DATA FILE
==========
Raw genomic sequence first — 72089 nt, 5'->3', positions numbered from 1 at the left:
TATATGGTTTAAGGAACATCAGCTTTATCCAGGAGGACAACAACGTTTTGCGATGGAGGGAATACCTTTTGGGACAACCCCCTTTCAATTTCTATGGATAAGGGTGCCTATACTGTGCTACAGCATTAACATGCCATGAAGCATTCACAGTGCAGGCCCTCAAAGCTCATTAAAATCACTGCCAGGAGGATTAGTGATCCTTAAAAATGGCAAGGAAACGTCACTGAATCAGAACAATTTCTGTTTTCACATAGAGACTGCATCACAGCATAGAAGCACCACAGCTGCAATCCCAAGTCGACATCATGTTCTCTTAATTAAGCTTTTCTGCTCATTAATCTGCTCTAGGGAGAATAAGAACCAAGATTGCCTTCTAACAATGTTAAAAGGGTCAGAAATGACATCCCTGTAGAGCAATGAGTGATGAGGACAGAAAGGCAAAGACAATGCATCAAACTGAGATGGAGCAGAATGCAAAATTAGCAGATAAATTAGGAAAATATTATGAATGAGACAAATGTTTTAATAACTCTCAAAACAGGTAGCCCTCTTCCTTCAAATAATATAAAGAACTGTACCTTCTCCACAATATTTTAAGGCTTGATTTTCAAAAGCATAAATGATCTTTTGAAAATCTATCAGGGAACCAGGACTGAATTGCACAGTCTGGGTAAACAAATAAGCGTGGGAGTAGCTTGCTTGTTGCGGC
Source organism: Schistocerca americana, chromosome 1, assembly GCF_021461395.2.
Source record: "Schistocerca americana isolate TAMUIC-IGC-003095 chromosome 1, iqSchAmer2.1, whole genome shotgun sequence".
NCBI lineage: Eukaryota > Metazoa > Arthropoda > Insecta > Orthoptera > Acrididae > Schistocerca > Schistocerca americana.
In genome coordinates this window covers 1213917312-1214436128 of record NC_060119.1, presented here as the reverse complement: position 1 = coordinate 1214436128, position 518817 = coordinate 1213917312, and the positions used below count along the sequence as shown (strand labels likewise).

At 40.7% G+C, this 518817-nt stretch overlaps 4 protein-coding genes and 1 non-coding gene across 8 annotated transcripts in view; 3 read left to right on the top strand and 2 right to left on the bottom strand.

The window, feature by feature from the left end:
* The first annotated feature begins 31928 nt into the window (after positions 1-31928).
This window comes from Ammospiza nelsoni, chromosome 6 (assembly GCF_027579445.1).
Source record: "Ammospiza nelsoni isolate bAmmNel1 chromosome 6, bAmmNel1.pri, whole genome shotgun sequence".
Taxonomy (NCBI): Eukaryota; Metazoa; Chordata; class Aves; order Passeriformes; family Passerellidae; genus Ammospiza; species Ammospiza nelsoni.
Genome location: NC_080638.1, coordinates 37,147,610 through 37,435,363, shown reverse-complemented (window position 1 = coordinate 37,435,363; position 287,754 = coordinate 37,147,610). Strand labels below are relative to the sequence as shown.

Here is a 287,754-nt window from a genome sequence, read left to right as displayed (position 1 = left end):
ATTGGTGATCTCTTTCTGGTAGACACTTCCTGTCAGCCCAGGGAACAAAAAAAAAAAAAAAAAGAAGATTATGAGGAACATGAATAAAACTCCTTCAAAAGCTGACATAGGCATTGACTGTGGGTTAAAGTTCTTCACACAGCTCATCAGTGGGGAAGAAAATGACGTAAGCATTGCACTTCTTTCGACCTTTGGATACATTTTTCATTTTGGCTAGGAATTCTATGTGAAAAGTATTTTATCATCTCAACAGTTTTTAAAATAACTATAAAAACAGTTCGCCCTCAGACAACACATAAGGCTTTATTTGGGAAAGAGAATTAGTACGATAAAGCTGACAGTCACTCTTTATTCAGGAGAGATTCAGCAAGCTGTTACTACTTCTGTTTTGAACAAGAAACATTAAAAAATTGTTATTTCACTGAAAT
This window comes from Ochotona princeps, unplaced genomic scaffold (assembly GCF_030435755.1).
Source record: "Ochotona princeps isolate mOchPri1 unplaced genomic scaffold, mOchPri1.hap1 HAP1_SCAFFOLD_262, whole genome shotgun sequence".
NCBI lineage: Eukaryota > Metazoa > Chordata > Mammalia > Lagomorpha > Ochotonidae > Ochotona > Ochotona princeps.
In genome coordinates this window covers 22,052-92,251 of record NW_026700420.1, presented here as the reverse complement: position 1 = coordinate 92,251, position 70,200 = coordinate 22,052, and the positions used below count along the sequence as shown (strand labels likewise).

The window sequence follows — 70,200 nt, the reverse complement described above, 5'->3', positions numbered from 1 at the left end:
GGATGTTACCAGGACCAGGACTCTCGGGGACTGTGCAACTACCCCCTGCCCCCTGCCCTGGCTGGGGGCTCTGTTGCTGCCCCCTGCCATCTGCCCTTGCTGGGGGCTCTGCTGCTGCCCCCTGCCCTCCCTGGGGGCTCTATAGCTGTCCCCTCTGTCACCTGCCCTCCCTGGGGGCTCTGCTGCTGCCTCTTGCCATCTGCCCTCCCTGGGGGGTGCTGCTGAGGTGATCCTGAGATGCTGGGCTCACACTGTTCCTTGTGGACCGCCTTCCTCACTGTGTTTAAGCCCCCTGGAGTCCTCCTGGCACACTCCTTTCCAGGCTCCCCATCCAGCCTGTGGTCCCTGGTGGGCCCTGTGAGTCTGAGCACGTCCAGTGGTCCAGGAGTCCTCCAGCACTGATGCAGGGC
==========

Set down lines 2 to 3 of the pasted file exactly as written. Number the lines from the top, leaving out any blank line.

TATATGGTTTAAGGAACATCAGCTTTATCCAGGAGGACAACAACGTTTTGCGATGGAGGGAATACCTTTTGGGACAACCCCCTTTCAATTTCTATGGATAAGGGTGCCTATACTGTGCTACAGCATTAACATGCCATGAAGCATTCACAGTGCAGGCCCTCAAAGCTCATTAAAATCACTGCCAGGAGGATTAGTGATCCTTAAAAATGGCAAGGAAACGTCACTGAATCAGAACAATTTCTGTTTTCACATAGAGACTGCATCACAGCATAGAAGCACCACAGCTGCAATCCCAAGTCGACATCATGTTCTCTTAATTAAGCTTTTCTGCTCATTAATCTGCTCTAGGGAGAATAAGAACCAAGATTGCCTTCTAACAATGTTAAAAGGGTCAGAAATGACATCCCTGTAGAGCAATGAGTGATGAGGACAGAAAGGCAAAGACAATGCATCAAACTGAGATGGAGCAGAATGCAAAATTAGCAGATAAATTAGGAAAATATTATGAATGAGACAAATGTTTTAATAACTCTCAAAACAGGTAGCCCTCTTCCTTCAAATAATATAAAGAACTGTACCTTCTCCACAATATTTTAAGGCTTGATTTTCAAAAGCATAAATGATCTTTTGAAAATCTATCAGGGAACCAGGACTGAATTGCACAGTCTGGGTAAACAAATAAGCGTGGGAGTAGCTTGCTTGTTGCGGC
Source organism: Schistocerca americana, chromosome 1, assembly GCF_021461395.2.